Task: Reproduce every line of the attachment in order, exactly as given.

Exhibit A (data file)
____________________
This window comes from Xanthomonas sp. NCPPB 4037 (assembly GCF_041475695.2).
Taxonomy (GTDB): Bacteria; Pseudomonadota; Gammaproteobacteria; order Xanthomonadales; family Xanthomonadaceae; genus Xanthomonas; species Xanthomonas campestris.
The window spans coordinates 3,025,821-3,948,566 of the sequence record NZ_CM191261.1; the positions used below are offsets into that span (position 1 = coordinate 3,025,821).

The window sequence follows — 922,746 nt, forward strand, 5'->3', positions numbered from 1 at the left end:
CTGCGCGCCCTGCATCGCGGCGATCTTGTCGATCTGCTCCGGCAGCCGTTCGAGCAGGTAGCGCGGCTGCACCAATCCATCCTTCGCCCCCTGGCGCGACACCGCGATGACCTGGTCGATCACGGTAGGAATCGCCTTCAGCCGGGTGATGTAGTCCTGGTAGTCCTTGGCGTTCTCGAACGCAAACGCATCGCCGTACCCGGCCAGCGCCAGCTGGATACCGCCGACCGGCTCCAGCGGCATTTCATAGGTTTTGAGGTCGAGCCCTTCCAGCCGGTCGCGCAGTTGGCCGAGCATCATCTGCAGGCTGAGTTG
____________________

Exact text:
This window comes from Xanthomonas sp. NCPPB 4037 (assembly GCF_041475695.2).
Taxonomy (GTDB): Bacteria; Pseudomonadota; Gammaproteobacteria; order Xanthomonadales; family Xanthomonadaceae; genus Xanthomonas; species Xanthomonas campestris.
The window spans coordinates 3,025,821-3,948,566 of the sequence record NZ_CM191261.1; the positions used below are offsets into that span (position 1 = coordinate 3,025,821).

The window sequence follows — 922,746 nt, forward strand, 5'->3', positions numbered from 1 at the left end:
CTGCGCGCCCTGCATCGCGGCGATCTTGTCGATCTGCTCCGGCAGCCGTTCGAGCAGGTAGCGCGGCTGCACCAATCCATCCTTCGCCCCCTGGCGCGACACCGCGATGACCTGGTCGATCACGGTAGGAATCGCCTTCAGCCGGGTGATGTAGTCCTGGTAGTCCTTGGCGTTCTCGAACGCAAACGCATCGCCGTACCCGGCCAGCGCCAGCTGGATACCGCCGACCGGCTCCAGCGGCATTTCATAGGTTTTGAGGTCGAGCCCTTCCAGCCGGTCGCGCAGTTGGCCGAGCATCATCTGCAGGCTGAGTTG